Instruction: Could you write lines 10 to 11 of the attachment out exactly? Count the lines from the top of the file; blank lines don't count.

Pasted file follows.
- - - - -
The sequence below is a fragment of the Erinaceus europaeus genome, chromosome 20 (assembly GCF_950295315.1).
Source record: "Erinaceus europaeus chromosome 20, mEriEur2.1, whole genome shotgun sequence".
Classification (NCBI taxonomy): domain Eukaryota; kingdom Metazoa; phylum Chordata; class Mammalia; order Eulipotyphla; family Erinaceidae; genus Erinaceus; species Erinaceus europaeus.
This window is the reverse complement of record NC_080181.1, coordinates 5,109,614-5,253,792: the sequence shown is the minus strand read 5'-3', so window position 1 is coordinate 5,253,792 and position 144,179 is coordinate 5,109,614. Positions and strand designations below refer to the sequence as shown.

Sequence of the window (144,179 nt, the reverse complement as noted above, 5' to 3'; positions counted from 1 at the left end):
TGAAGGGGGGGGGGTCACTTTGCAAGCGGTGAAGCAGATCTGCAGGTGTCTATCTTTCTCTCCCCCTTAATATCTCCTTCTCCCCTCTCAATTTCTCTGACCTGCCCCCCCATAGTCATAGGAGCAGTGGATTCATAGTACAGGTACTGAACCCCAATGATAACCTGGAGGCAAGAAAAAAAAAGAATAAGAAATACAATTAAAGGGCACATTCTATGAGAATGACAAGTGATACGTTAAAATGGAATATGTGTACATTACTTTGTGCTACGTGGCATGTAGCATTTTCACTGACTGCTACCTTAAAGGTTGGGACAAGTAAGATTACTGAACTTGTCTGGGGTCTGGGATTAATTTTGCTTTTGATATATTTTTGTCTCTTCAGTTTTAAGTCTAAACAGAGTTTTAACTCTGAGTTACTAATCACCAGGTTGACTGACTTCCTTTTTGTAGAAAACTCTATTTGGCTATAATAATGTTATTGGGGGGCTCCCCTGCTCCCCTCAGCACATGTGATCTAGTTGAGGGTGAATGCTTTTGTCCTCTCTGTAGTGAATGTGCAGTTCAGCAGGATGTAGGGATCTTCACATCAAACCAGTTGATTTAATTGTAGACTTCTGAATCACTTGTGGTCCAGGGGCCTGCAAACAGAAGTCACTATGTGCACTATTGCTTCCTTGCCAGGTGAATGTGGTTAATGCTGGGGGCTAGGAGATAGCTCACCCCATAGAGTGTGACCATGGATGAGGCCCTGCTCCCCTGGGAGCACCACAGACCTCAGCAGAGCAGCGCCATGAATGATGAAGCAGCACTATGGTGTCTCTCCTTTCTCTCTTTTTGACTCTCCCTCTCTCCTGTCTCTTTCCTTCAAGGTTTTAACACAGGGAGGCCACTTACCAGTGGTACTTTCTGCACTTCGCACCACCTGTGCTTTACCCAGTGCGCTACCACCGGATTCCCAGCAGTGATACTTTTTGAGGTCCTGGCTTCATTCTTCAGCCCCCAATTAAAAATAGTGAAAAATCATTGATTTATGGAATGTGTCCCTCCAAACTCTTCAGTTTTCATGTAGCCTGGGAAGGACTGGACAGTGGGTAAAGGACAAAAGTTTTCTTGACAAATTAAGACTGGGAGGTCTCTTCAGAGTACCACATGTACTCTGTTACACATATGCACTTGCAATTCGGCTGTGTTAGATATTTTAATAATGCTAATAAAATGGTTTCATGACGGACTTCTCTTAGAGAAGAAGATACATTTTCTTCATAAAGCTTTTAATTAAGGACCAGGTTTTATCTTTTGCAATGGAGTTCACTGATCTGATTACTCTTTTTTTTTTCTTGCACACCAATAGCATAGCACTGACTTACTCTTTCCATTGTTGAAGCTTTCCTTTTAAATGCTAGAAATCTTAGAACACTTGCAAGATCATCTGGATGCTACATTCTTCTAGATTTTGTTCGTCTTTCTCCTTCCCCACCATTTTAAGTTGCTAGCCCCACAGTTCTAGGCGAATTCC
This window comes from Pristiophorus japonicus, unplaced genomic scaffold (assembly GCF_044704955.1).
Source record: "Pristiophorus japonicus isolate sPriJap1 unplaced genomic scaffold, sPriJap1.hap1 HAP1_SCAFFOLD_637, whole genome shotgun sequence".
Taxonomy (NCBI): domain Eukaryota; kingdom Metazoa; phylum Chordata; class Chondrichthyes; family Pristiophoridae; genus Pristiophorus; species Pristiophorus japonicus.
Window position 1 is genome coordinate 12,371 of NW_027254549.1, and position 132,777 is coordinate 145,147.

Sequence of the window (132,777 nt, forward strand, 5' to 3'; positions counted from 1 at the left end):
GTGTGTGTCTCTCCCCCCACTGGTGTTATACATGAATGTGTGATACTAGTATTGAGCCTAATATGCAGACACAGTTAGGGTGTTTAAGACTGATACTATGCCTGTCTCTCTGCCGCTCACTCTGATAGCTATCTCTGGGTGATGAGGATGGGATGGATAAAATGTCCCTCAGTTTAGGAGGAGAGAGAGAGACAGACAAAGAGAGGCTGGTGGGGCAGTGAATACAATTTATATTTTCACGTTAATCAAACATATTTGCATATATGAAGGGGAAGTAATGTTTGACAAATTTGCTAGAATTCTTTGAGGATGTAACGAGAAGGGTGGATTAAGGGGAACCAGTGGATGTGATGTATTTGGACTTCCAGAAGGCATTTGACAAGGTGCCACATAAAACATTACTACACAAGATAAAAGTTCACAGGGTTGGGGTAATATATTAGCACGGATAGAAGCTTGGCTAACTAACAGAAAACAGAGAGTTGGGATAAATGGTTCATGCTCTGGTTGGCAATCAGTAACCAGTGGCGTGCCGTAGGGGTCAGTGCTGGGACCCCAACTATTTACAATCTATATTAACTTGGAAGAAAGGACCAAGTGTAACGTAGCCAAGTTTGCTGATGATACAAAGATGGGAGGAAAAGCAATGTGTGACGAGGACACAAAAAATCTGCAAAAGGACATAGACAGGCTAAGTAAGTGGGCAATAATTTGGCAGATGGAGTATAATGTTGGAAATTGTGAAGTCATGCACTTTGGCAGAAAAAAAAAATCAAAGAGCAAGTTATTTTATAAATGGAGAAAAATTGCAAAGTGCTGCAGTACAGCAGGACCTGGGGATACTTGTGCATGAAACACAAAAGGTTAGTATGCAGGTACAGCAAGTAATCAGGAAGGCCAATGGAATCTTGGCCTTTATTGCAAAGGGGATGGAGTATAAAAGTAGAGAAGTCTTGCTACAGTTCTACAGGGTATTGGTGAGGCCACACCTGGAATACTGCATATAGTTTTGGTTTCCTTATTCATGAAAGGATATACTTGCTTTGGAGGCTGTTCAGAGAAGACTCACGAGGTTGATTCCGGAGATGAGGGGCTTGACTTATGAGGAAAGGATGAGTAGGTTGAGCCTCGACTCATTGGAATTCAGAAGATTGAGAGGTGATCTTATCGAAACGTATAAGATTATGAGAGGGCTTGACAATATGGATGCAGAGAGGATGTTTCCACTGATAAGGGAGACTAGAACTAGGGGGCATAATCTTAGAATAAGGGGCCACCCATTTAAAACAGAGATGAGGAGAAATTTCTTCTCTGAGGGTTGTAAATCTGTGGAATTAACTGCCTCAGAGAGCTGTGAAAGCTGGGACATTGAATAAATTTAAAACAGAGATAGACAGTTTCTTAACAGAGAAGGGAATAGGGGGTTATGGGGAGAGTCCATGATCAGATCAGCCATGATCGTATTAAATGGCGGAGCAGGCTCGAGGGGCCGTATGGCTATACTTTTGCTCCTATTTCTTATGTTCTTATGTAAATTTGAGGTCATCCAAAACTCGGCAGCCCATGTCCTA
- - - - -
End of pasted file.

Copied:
Window position 1 is genome coordinate 12,371 of NW_027254549.1, and position 132,777 is coordinate 145,147.

Sequence of the window (132,777 nt, forward strand, 5' to 3'; positions counted from 1 at the left end):